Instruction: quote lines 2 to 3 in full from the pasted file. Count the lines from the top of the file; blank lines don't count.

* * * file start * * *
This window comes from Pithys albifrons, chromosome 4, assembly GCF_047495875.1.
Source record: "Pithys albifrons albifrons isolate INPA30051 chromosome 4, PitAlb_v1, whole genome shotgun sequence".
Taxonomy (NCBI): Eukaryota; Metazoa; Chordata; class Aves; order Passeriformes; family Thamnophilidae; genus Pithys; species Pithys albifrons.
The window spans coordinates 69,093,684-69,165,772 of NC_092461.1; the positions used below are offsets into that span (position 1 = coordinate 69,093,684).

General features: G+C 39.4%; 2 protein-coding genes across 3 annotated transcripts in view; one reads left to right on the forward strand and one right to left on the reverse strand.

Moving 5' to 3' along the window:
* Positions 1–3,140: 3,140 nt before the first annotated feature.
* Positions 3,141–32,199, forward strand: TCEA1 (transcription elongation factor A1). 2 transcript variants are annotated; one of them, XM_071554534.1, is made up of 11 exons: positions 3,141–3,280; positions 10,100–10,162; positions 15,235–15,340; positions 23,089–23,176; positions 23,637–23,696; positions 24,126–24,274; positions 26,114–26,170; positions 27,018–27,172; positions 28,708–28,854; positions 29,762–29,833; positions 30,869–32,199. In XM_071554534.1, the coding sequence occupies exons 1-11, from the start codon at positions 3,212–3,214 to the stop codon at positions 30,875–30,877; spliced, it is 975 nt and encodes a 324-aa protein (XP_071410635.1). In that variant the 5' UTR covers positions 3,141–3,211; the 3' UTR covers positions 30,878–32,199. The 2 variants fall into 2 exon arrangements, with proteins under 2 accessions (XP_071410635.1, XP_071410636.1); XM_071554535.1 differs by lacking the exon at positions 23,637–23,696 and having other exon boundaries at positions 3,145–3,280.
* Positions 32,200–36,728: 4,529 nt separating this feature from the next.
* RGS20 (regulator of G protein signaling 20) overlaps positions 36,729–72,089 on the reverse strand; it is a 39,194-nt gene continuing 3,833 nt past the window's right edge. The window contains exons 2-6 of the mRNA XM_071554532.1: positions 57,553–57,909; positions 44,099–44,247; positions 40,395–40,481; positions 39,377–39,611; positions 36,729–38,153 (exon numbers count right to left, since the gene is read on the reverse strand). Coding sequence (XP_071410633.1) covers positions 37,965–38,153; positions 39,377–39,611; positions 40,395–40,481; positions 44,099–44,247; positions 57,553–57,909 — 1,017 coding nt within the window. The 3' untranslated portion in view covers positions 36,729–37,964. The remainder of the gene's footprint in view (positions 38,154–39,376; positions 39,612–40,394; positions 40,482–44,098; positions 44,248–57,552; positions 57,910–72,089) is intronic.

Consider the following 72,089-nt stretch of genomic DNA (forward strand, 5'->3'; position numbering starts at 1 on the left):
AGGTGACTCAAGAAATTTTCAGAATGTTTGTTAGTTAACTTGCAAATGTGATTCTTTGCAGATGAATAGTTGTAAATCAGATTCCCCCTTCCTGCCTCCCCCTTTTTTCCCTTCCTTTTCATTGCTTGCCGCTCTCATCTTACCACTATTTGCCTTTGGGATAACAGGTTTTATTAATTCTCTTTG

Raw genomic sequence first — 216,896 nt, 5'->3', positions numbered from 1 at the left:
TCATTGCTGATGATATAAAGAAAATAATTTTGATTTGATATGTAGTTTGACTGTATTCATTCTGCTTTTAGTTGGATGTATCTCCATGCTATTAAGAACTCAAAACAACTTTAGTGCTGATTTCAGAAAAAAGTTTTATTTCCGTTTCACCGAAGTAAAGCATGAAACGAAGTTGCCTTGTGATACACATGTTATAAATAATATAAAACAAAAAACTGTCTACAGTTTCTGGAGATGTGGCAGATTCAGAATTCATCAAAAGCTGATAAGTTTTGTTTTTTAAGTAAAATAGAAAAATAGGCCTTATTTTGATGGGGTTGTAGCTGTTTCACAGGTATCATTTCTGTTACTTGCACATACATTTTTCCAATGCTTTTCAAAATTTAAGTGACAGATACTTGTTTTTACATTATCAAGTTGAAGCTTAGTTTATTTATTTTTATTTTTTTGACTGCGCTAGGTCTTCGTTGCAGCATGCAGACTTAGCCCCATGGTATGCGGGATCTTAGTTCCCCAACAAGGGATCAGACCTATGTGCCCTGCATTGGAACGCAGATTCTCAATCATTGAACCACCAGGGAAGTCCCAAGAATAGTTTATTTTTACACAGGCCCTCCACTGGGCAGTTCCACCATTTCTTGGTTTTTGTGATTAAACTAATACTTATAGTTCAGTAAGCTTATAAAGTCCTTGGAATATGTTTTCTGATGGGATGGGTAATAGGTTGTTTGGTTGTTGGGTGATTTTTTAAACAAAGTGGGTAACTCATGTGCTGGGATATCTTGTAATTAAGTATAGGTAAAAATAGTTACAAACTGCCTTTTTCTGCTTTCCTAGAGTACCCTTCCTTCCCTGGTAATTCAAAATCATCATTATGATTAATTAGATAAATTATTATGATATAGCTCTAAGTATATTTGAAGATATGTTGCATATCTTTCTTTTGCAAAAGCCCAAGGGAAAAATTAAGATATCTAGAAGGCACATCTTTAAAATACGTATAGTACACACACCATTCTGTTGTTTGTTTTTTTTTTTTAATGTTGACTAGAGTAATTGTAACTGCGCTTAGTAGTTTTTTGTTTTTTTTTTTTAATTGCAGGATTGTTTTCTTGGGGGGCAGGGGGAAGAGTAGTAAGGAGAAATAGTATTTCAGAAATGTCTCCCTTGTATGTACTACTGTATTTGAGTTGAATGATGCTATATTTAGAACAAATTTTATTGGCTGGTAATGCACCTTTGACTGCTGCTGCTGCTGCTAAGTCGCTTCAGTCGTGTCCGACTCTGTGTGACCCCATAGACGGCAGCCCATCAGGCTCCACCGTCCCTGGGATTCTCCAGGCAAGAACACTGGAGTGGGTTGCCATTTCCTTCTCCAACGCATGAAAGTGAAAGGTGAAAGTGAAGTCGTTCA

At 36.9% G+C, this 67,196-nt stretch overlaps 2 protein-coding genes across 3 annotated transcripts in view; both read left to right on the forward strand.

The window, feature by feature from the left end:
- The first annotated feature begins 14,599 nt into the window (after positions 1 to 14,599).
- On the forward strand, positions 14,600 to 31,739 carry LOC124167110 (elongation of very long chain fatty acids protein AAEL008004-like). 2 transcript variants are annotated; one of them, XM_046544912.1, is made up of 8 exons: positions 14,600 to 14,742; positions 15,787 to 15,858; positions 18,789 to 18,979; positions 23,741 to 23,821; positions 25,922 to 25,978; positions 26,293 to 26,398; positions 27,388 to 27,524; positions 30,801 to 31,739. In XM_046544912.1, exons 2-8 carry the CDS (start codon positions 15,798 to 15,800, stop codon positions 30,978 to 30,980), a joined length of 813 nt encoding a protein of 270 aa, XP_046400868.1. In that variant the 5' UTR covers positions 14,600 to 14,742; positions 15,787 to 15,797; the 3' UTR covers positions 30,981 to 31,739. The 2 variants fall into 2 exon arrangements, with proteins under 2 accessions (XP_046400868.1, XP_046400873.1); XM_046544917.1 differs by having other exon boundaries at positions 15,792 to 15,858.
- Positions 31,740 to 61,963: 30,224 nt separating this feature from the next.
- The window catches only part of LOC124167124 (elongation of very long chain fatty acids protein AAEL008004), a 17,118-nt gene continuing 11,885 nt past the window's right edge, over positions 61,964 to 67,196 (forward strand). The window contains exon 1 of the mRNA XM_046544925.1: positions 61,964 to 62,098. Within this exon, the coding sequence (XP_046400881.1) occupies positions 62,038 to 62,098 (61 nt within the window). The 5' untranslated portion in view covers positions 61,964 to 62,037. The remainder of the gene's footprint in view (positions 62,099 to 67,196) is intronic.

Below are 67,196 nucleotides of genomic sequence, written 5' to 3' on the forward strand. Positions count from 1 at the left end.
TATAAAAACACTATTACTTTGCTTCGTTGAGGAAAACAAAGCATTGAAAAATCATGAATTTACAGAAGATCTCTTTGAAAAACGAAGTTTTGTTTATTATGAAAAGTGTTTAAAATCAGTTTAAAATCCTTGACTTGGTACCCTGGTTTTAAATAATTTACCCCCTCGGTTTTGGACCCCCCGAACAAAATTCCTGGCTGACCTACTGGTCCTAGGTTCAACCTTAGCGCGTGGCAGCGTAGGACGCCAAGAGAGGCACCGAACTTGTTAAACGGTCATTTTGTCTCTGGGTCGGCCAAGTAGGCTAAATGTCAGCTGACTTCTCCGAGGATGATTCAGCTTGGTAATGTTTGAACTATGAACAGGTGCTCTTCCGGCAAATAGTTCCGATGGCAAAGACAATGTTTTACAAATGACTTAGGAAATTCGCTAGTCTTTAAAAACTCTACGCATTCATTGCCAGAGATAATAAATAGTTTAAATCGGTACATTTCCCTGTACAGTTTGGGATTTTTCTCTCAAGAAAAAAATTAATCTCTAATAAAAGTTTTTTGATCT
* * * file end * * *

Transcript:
Source record: "Pithys albifrons albifrons isolate INPA30051 chromosome 4, PitAlb_v1, whole genome shotgun sequence".
Taxonomy (NCBI): Eukaryota; Metazoa; Chordata; class Aves; order Passeriformes; family Thamnophilidae; genus Pithys; species Pithys albifrons.